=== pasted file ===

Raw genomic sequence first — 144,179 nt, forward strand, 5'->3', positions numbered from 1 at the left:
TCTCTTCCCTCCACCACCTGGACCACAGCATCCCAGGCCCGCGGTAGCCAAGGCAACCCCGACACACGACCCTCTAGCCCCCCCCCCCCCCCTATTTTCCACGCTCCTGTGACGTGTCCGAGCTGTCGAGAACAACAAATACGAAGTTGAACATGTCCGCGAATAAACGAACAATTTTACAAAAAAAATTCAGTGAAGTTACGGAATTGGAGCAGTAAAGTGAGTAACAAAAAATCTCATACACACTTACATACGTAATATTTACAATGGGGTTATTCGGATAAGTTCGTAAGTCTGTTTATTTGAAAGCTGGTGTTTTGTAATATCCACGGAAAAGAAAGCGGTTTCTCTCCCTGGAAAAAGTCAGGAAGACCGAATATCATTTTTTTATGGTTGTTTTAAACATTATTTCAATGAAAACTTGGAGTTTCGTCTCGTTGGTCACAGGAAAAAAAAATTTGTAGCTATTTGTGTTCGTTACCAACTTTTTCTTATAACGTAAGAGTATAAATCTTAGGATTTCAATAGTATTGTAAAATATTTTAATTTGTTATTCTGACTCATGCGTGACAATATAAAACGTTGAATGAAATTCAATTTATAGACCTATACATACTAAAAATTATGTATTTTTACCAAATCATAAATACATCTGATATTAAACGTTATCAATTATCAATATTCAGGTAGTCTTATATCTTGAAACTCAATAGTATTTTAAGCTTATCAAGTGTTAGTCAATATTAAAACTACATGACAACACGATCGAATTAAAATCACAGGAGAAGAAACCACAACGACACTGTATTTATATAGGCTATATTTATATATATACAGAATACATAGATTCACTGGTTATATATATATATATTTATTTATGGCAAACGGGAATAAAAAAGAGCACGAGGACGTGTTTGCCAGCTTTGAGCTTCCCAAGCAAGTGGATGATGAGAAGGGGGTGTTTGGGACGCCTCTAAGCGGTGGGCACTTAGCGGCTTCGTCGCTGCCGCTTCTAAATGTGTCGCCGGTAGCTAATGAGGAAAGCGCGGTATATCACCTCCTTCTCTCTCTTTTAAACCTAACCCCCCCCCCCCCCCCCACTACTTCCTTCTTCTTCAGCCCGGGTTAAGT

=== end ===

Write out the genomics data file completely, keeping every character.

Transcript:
Raw genomic sequence first — 144,179 nt, forward strand, 5'->3', positions numbered from 1 at the left:
TCTCTTCCCTCCACCACCTGGACCACAGCATCCCAGGCCCGCGGTAGCCAAGGCAACCCCGACACACGACCCTCTAGCCCCCCCCCCCCCCCTATTTTCCACGCTCCTGTGACGTGTCCGAGCTGTCGAGAACAACAAATACGAAGTTGAACATGTCCGCGAATAAACGAACAATTTTACAAAAAAAATTCAGTGAAGTTACGGAATTGGAGCAGTAAAGTGAGTAACAAAAAATCTCATACACACTTACATACGTAATATTTACAATGGGGTTATTCGGATAAGTTCGTAAGTCTGTTTATTTGAAAGCTGGTGTTTTGTAATATCCACGGAAAAGAAAGCGGTTTCTCTCCCTGGAAAAAGTCAGGAAGACCGAATATCATTTTTTTATGGTTGTTTTAAACATTATTTCAATGAAAACTTGGAGTTTCGTCTCGTTGGTCACAGGAAAAAAAAATTTGTAGCTATTTGTGTTCGTTACCAACTTTTTCTTATAACGTAAGAGTATAAATCTTAGGATTTCAATAGTATTGTAAAATATTTTAATTTGTTATTCTGACTCATGCGTGACAATATAAAACGTTGAATGAAATTCAATTTATAGACCTATACATACTAAAAATTATGTATTTTTACCAAATCATAAATACATCTGATATTAAACGTTATCAATTATCAATATTCAGGTAGTCTTATATCTTGAAACTCAATAGTATTTTAAGCTTATCAAGTGTTAGTCAATATTAAAACTACATGACAACACGATCGAATTAAAATCACAGGAGAAGAAACCACAACGACACTGTATTTATATAGGCTATATTTATATATATACAGAATACATAGATTCACTGGTTATATATATATATATTTATTTATGGCAAACGGGAATAAAAAAGAGCACGAGGACGTGTTTGCCAGCTTTGAGCTTCCCAAGCAAGTGGATGATGAGAAGGGGGTGTTTGGGACGCCTCTAAGCGGTGGGCACTTAGCGGCTTCGTCGCTGCCGCTTCTAAATGTGTCGCCGGTAGCTAATGAGGAAAGCGCGGTATATCACCTCCTTCTCTCTCTTTTAAACCTAACCCCCCCCCCCCCCCCCACTACTTCCTTCTTCTTCAGCCCGGGTTAAGT